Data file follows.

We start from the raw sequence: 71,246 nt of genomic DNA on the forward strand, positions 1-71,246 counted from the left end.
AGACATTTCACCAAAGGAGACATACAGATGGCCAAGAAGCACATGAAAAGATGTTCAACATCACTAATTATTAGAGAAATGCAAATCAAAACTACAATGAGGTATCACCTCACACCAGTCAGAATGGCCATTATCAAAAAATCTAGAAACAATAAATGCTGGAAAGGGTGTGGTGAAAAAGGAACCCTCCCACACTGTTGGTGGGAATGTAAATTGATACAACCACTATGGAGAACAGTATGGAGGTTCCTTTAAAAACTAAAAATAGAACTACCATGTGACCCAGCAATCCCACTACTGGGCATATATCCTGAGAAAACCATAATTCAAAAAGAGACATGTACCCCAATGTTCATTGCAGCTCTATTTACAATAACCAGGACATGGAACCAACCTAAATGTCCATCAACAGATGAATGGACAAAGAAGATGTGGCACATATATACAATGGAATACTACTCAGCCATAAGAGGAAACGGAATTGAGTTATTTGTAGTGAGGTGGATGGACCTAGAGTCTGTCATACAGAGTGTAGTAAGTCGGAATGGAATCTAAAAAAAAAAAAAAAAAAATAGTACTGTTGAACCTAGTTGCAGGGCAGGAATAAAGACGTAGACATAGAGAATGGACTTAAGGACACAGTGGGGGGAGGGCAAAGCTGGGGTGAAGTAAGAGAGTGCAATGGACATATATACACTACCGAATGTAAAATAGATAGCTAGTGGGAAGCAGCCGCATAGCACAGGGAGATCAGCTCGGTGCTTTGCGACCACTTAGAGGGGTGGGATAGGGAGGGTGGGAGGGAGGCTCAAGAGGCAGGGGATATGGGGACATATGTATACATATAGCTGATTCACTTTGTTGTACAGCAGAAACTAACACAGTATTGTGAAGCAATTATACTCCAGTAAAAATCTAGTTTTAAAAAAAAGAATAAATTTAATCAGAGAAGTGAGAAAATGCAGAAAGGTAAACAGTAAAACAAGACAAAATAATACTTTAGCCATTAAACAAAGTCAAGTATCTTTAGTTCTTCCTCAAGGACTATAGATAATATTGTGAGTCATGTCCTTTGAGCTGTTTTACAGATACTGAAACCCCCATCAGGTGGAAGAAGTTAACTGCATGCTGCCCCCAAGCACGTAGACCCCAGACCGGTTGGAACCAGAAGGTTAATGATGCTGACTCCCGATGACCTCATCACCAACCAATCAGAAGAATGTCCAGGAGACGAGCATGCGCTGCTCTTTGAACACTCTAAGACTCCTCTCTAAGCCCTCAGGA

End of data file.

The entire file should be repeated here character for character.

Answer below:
We start from the raw sequence: 71,246 nt of genomic DNA on the forward strand, positions 1-71,246 counted from the left end.
AGACATTTCACCAAAGGAGACATACAGATGGCCAAGAAGCACATGAAAAGATGTTCAACATCACTAATTATTAGAGAAATGCAAATCAAAACTACAATGAGGTATCACCTCACACCAGTCAGAATGGCCATTATCAAAAAATCTAGAAACAATAAATGCTGGAAAGGGTGTGGTGAAAAAGGAACCCTCCCACACTGTTGGTGGGAATGTAAATTGATACAACCACTATGGAGAACAGTATGGAGGTTCCTTTAAAAACTAAAAATAGAACTACCATGTGACCCAGCAATCCCACTACTGGGCATATATCCTGAGAAAACCATAATTCAAAAAGAGACATGTACCCCAATGTTCATTGCAGCTCTATTTACAATAACCAGGACATGGAACCAACCTAAATGTCCATCAACAGATGAATGGACAAAGAAGATGTGGCACATATATACAATGGAATACTACTCAGCCATAAGAGGAAACGGAATTGAGTTATTTGTAGTGAGGTGGATGGACCTAGAGTCTGTCATACAGAGTGTAGTAAGTCGGAATGGAATCTAAAAAAAAAAAAAAAAAAATAGTACTGTTGAACCTAGTTGCAGGGCAGGAATAAAGACGTAGACATAGAGAATGGACTTAAGGACACAGTGGGGGGAGGGCAAAGCTGGGGTGAAGTAAGAGAGTGCAATGGACATATATACACTACCGAATGTAAAATAGATAGCTAGTGGGAAGCAGCCGCATAGCACAGGGAGATCAGCTCGGTGCTTTGCGACCACTTAGAGGGGTGGGATAGGGAGGGTGGGAGGGAGGCTCAAGAGGCAGGGGATATGGGGACATATGTATACATATAGCTGATTCACTTTGTTGTACAGCAGAAACTAACACAGTATTGTGAAGCAATTATACTCCAGTAAAAATCTAGTTTTAAAAAAAAGAATAAATTTAATCAGAGAAGTGAGAAAATGCAGAAAGGTAAACAGTAAAACAAGACAAAATAATACTTTAGCCATTAAACAAAGTCAAGTATCTTTAGTTCTTCCTCAAGGACTATAGATAATATTGTGAGTCATGTCCTTTGAGCTGTTTTACAGATACTGAAACCCCCATCAGGTGGAAGAAGTTAACTGCATGCTGCCCCCAAGCACGTAGACCCCAGACCGGTTGGAACCAGAAGGTTAATGATGCTGACTCCCGATGACCTCATCACCAACCAATCAGAAGAATGTCCAGGAGACGAGCATGCGCTGCTCTTTGAACACTCTAAGACTCCTCTCTAAGCCCTCAGGA